In 2017, the UK was embroiled in a heated debate regarding womenswear in the office. Thanks to the government rejecting the proposal to ban such gender-specific workplace dress codes — there have been a number of other changes to the office wardrobe of women over the years. Join us as we take a virtual trip down memory lane to see how the last 100 years has shaped women’s office wear.
Despite the leaps and bounds made in recent decades concerning women’s rights, the ability for an employer to enforce a dress code upon women, namely that they could be contractually obliged to wear high heels, seemed ludicrous.
According to Amber Butchart, a fashion historian who spoke to Harper’s Bazaar, women’s workwear hasn’t always enjoyed the freedoms of the modern day — even with the heels debate! Butchart noted that in the 1920s, typical work attire for women was restricted to: ‘simple, neat dresses, or separates, were deemed appropriate in offices and at shop counters throughout the 1920s and 30, think Joan Crawford in Grand Hotel (1932).’
The 40s would be the defining decade for women walking into a more masculine wardrobe as women picked up the jobs left behind by men who had gone off to fight in the war. As women left their family homes to work in an array of jobs, from ammunitions to office work, new garments were needed to allow these workers the same practicalities as their male counterparts. Wide pant leg styles and blouses were staples for women working office jobs, while new overalls had to be created for women in the factories.
Often, these jobs had an additional requirement of their new female workers — the addition of maintaining a certain beauty standard. From outlining certain haircuts and make-up shades to complement the uniforms, the idea seems quite preposterous now, especially considering the dire necessity for women to work these jobs at the time!
The new workwear styles would be kept in women’s wardrobes long after the war came to an end and women were let go from their jobs and told to return to being wives and house-keepers. Of course, this was not the future path women had built for themselves…
Suits hit their stride in the 60s for women, with Yves Saint Laurent designing the iconic women’s formal tuxedo, Le Smoking, in 1966. 15 years later, the designer named Le Smoking as the most important piece that he had ever created. The suit has been updated in every new collection since, and it paved the way for women looking to channel powerful vibes in the =workplace.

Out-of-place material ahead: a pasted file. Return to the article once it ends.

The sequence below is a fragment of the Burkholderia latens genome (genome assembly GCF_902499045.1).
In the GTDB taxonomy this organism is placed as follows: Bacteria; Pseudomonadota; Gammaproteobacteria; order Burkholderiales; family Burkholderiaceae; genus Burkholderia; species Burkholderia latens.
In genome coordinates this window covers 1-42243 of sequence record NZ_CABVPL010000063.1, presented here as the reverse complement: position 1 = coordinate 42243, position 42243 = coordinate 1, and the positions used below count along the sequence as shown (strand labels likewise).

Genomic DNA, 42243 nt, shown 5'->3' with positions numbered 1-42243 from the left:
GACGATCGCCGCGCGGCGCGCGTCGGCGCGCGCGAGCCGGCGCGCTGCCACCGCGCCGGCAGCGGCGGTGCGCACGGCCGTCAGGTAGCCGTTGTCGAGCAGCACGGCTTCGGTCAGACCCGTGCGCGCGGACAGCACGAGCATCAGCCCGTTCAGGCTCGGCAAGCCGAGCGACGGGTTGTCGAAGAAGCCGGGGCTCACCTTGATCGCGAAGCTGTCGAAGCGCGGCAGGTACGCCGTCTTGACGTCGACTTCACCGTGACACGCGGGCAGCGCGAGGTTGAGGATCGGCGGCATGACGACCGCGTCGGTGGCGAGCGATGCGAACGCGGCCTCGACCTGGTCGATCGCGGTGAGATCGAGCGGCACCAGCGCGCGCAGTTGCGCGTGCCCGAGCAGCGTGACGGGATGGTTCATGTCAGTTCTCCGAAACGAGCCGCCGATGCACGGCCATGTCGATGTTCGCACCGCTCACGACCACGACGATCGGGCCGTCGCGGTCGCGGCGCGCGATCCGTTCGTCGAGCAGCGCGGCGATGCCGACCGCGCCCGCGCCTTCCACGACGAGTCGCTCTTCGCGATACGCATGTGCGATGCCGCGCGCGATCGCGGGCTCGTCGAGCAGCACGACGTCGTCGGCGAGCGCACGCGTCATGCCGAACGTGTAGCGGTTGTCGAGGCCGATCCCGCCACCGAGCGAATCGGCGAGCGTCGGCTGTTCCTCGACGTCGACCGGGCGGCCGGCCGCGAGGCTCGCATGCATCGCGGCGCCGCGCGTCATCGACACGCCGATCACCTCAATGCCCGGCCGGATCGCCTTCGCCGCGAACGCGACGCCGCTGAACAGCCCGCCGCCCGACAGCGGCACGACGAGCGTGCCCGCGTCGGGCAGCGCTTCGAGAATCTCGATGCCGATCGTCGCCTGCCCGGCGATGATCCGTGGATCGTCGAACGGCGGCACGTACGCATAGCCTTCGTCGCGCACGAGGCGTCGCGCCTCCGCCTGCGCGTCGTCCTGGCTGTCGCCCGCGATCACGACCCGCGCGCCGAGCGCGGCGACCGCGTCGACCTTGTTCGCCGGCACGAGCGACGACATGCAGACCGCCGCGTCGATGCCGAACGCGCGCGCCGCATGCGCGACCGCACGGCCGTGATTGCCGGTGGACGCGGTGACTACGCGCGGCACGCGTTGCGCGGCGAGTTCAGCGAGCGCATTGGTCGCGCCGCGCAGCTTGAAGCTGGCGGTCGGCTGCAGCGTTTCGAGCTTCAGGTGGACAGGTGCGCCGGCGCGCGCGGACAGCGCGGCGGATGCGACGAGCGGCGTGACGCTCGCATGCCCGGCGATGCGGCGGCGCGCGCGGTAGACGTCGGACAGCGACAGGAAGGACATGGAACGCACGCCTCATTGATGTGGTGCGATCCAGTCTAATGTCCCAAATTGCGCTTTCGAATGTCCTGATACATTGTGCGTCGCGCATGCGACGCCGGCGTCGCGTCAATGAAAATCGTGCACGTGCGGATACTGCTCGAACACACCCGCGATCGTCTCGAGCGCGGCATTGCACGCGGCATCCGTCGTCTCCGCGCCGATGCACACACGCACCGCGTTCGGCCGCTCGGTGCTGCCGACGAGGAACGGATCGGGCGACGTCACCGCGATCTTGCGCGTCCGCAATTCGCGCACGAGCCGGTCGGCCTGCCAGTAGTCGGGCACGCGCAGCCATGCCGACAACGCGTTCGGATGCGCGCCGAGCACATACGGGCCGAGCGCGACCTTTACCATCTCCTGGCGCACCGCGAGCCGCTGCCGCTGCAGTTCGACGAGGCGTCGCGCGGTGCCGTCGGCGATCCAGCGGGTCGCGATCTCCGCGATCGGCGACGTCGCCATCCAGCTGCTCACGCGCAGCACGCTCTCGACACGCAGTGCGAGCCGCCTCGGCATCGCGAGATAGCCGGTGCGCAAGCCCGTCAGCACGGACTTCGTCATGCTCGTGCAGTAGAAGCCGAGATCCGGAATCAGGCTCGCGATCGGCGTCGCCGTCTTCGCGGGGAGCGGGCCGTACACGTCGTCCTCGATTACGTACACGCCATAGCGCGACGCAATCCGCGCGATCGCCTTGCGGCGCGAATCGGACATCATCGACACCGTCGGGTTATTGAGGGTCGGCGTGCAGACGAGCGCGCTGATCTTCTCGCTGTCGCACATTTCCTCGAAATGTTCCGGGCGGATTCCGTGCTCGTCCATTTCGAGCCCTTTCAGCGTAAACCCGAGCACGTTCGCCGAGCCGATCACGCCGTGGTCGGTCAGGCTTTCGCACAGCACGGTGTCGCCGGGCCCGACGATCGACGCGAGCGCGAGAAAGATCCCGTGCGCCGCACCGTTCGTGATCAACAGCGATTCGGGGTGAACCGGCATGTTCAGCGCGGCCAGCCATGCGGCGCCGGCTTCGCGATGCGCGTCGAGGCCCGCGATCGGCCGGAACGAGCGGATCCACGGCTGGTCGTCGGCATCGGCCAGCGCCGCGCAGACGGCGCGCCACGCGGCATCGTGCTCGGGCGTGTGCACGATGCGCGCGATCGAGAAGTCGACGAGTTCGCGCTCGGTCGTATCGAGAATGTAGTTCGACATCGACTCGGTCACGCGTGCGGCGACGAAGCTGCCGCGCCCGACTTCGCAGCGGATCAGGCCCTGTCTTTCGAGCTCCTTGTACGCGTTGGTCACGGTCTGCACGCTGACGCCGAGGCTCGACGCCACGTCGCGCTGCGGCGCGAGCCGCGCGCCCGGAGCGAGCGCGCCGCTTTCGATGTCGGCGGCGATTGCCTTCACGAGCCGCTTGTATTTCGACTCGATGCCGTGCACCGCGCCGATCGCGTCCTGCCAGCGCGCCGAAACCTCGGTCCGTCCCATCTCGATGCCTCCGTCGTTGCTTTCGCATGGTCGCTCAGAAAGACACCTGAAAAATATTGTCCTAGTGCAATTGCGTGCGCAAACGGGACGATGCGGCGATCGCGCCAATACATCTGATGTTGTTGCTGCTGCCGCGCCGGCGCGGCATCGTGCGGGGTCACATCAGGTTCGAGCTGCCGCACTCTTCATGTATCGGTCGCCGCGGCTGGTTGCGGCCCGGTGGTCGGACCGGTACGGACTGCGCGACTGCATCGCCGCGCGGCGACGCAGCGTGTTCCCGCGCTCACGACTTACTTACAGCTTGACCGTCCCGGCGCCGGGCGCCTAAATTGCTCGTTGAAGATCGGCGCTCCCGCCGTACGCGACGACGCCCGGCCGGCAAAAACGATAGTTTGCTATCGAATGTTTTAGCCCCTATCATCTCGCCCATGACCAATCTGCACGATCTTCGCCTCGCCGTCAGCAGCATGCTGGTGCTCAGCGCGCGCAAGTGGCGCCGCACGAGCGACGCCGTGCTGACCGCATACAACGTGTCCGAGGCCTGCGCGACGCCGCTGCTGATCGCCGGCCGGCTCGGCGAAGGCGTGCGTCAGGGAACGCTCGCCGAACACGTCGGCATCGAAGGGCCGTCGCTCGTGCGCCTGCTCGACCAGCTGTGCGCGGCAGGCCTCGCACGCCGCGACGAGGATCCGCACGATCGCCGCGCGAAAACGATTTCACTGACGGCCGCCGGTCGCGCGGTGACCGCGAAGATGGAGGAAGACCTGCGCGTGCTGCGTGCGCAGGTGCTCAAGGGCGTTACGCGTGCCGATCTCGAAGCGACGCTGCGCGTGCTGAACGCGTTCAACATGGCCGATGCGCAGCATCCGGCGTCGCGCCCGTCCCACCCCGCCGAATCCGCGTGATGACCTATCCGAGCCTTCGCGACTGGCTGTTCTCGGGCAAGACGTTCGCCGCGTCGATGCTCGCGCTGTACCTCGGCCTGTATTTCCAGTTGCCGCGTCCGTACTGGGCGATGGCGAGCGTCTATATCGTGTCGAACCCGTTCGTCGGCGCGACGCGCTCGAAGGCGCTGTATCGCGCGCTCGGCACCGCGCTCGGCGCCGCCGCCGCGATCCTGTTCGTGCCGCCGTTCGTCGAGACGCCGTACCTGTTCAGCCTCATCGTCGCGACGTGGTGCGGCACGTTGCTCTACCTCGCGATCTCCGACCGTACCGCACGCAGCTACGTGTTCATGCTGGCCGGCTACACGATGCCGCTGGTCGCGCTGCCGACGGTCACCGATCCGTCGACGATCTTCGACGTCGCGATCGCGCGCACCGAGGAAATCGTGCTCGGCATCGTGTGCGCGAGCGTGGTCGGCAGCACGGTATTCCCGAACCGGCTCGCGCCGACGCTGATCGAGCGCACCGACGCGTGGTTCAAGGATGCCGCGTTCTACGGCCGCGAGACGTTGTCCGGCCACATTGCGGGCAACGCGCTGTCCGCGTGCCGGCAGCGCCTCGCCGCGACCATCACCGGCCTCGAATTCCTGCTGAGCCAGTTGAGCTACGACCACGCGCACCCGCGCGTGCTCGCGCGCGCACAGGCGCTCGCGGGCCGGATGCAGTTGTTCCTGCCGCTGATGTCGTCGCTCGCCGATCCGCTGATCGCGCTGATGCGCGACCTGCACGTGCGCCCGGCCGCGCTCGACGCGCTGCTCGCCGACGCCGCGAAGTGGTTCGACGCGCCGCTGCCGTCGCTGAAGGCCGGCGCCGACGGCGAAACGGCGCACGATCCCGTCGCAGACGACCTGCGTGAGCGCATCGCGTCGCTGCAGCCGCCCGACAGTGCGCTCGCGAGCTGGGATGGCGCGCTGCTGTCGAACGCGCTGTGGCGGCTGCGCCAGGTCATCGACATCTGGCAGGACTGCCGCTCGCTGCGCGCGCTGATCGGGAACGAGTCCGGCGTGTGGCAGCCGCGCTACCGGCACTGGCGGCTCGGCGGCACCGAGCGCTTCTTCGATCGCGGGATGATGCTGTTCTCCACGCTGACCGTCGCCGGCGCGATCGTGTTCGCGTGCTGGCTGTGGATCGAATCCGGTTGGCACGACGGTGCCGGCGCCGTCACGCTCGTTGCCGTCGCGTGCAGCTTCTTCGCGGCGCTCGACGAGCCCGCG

The 80s were, among many things, the decade of the power suit. Bright, bold colours, intricate button details, and of course, those notorious shoulder pads. These suits were a popular choice for women’s office wear and allowed women to incorporate both the masculine sense of a suit with more than a hint of their own personality, thanks to the array of colours.
Not all suits in the 80s were eccentric though. Consider this decade’s female Prime Minister, Margaret Thatcher — her stylist, Margaret King, was quoted as saying about the Prime Minister’s choice of suits as being a result of working ‘in a man’s world’.
1990’s era Hillary Clinton was part of that same world and was famous for her pant-suit look. She was the first First Lady to wear trousers for her official portrait. Meanwhile, in the offices, women took a similar fancy to pant-suits over dramatic 80s power-suits.
The 2000s and 2010s brought something a divide into workwear, but for once, it hasn’t been between genders. Instead, differences in office wear tend to be rooted in what industry the office is within, rather than whether or not a worker is male or female.
For example, while a law office might have adopted a more classic and traditional look, a creative office space tends to emphasise comfort in its employees first and foremost. These creative spaces allow both men and women to be a little more casual, opting for a smart pair of jeans, comfy flats or women’s court shoes, and tee-shirts or casual blouses rather than full suits.
As we head into the future of office wear, we’re likely to continue to see a blurring of lines between male and female-distinct office attire, as well as a rules and regulations surrounding uniform codes. Workplaces are scrambling to seem both professional and modern, meaning many are relaxing dress codes in the workplace — the need to wear more formal attire comes from a personal choice more than a forced one these days, for both men and women, so this is likely to continue.